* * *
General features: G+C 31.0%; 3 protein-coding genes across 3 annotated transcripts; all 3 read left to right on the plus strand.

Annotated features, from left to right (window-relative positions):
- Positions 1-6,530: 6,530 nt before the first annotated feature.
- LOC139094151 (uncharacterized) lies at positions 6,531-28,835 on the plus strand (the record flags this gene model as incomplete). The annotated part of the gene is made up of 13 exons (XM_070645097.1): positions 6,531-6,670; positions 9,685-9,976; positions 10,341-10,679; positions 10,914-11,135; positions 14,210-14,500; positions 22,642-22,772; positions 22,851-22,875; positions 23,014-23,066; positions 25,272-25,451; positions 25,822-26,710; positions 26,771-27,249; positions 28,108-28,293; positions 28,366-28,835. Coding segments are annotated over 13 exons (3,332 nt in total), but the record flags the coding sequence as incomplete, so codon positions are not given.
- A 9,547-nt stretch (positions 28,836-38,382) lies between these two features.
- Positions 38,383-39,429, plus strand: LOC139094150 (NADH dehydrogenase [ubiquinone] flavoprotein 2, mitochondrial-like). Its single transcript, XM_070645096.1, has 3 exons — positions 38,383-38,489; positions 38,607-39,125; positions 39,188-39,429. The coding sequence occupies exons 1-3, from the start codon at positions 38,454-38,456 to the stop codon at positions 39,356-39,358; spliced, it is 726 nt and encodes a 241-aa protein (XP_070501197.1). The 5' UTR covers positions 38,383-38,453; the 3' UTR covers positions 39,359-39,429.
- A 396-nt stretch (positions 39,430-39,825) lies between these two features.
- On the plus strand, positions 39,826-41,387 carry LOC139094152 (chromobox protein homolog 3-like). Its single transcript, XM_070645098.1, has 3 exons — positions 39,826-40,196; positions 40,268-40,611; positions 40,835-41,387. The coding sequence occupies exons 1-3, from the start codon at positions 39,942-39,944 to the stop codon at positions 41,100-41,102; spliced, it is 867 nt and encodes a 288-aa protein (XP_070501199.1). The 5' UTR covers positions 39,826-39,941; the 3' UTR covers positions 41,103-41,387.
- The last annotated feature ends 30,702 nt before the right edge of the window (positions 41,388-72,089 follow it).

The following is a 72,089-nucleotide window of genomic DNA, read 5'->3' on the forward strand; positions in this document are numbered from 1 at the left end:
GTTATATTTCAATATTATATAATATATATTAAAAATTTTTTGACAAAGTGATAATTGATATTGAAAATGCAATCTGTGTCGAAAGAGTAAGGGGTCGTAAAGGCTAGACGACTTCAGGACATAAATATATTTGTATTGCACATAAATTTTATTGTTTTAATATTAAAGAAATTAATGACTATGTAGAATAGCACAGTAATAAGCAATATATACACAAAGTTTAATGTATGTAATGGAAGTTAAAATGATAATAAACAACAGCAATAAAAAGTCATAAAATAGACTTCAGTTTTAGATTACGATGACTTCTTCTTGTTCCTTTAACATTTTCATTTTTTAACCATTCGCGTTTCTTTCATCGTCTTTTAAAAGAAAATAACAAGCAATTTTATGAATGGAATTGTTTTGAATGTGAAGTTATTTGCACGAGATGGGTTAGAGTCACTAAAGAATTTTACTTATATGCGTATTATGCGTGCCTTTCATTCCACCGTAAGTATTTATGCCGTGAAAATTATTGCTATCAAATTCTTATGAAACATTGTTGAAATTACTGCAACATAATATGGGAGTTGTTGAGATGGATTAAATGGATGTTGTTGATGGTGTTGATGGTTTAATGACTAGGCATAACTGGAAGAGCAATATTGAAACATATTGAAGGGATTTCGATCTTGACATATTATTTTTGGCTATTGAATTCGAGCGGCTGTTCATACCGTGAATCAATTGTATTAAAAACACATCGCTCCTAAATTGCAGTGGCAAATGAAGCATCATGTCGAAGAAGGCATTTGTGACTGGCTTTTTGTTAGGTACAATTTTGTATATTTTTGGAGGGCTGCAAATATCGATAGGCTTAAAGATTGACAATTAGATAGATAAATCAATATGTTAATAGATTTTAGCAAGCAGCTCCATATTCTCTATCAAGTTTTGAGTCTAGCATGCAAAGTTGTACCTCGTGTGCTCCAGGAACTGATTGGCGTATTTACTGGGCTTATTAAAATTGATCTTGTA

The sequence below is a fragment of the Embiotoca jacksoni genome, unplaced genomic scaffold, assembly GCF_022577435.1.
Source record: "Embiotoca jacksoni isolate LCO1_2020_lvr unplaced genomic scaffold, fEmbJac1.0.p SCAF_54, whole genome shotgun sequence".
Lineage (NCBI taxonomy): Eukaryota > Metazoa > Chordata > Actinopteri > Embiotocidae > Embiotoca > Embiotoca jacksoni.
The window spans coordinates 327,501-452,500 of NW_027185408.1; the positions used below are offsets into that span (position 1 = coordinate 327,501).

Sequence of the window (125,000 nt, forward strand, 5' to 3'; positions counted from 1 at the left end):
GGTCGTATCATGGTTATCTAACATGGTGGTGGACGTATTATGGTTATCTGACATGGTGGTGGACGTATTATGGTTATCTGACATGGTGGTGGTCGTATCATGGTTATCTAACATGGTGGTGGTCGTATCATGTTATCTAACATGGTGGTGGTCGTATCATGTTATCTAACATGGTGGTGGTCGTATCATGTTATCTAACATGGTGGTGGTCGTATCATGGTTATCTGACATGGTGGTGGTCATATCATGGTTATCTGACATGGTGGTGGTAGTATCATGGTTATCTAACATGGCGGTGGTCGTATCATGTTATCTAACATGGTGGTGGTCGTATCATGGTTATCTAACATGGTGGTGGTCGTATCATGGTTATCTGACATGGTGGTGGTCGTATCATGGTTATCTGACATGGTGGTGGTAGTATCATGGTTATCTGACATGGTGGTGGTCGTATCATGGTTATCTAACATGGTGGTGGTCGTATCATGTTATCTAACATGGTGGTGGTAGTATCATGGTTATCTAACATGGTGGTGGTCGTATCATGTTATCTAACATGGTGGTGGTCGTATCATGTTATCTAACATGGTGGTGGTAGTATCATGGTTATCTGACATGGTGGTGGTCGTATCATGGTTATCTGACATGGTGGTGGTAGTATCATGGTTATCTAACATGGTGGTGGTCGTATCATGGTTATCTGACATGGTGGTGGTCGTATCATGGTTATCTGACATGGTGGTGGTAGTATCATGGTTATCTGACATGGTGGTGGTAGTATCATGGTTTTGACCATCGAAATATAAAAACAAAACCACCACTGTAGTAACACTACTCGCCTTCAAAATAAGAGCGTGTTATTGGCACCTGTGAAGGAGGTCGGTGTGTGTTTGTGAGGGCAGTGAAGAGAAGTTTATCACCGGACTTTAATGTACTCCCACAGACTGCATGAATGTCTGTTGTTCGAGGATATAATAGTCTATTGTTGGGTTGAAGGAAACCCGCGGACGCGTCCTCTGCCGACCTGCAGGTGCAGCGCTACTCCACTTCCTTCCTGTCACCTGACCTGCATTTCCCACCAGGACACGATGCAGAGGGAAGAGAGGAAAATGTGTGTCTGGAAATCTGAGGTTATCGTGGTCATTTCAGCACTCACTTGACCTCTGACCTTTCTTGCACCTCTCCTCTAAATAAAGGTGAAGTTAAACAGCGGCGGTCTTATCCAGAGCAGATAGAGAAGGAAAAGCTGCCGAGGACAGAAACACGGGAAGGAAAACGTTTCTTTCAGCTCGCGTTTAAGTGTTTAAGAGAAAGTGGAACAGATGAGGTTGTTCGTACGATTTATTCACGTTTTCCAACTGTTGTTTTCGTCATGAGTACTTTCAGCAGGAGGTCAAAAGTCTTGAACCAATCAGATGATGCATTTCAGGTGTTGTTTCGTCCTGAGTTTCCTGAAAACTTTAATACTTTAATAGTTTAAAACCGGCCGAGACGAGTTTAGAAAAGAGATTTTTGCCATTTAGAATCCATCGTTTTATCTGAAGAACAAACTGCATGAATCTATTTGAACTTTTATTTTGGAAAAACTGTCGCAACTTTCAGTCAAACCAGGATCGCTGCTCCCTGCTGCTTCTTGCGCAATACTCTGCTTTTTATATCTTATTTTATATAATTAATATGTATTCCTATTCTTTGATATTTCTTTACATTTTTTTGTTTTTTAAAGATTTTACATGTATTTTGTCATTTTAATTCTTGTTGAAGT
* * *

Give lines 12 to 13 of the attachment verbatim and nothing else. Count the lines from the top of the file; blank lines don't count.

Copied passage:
The sequence below is a fragment of the Embiotoca jacksoni genome, unplaced genomic scaffold, assembly GCF_022577435.1.
Source record: "Embiotoca jacksoni isolate LCO1_2020_lvr unplaced genomic scaffold, fEmbJac1.0.p SCAF_54, whole genome shotgun sequence".